Subsidiary Guarantees and the Law on Distributions

The Law Society’s Company Law Committee has recently confirmed its view that a guarantee given in the context of a normal financing transaction by a subsidiary company to a creditor of its parent or fellow subsidiary does not constitute a distribution, according to a leading corporate lawyer.

“Subsidiaries of a corporate group are commonly required to guarantee the payment obligations of other group companies to institutional funders and third party creditors” says Philip Round a Partner at George Green LLP. “The Institute of Chartered Accountants in England and Wales had recently suggested that a guarantee might constitute a distribution by the guarantor company. In response, the Law Society’s note seeks to clarify the circumstances in which such a distribution might occur.”

Mr Round continues, “in its guidance note on realised and distributable profits under the Companies Act 2006, ICSA had suggested that guaranteeing the debt of a parent or fellow subsidiary without receiving an appropriate fee might as a matter of law constitute a distribution. As it is rare for a group company to charge a fee for entering into a guarantee, this raised the prospect of directors having to consider the sufficiency of the guarantor company’s distributable profits each time that it guarantees another group company’s obligations.”

According to Mr Round, the Law Society has stated that the failure to charge a fee does not of itself give rise to a distribution. “A subsidiary providing a guarantee assumes a contingent liability that might result in the transfer of assets for the benefit of a fellow group company.  This would only amount to a distribution if, at the time of the guarantee, it is intended that the guarantee will be called or, viewed objectively, this is likely.  In such circumstances a provision would normally be made in the guarantor’s accounts, reducing the guarantor’s net assets and giving rise to a distribution. If, in such circumstances, the subsidiary receives some consideration in exchange for the guarantee, or identifies some other benefit to it arising out of the guarantee, this would reduce the risk of a Court finding that a distribution had taken place. This does however depend on the value of the consideration.”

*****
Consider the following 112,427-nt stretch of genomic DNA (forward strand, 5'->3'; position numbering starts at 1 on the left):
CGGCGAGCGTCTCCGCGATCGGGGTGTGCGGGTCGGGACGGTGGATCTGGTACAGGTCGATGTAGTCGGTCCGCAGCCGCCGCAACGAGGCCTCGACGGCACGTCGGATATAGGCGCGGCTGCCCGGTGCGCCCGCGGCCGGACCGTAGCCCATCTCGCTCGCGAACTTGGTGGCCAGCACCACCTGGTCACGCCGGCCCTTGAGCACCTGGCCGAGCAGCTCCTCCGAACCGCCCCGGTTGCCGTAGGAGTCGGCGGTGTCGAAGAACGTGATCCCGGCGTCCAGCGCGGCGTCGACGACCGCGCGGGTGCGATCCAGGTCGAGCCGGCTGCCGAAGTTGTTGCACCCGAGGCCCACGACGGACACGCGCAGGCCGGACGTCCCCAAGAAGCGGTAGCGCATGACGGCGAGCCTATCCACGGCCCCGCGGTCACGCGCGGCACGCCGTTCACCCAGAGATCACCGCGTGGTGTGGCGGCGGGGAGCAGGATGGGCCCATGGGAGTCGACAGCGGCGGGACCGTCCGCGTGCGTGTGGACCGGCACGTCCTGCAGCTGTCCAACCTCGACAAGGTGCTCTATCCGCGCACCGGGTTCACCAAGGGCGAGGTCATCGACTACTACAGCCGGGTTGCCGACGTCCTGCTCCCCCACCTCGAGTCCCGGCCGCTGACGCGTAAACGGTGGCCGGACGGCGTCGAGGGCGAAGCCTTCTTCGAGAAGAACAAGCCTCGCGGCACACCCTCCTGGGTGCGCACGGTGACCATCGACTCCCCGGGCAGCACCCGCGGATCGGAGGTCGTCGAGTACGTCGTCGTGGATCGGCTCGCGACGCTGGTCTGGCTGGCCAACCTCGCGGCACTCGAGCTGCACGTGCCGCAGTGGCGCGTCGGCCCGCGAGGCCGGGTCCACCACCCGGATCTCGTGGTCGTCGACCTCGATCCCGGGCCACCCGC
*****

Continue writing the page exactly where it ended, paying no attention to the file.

Mr Round concludes, “the Law Society’s note provides welcome clarification and reflects most directors’ understanding of the law on distributions.”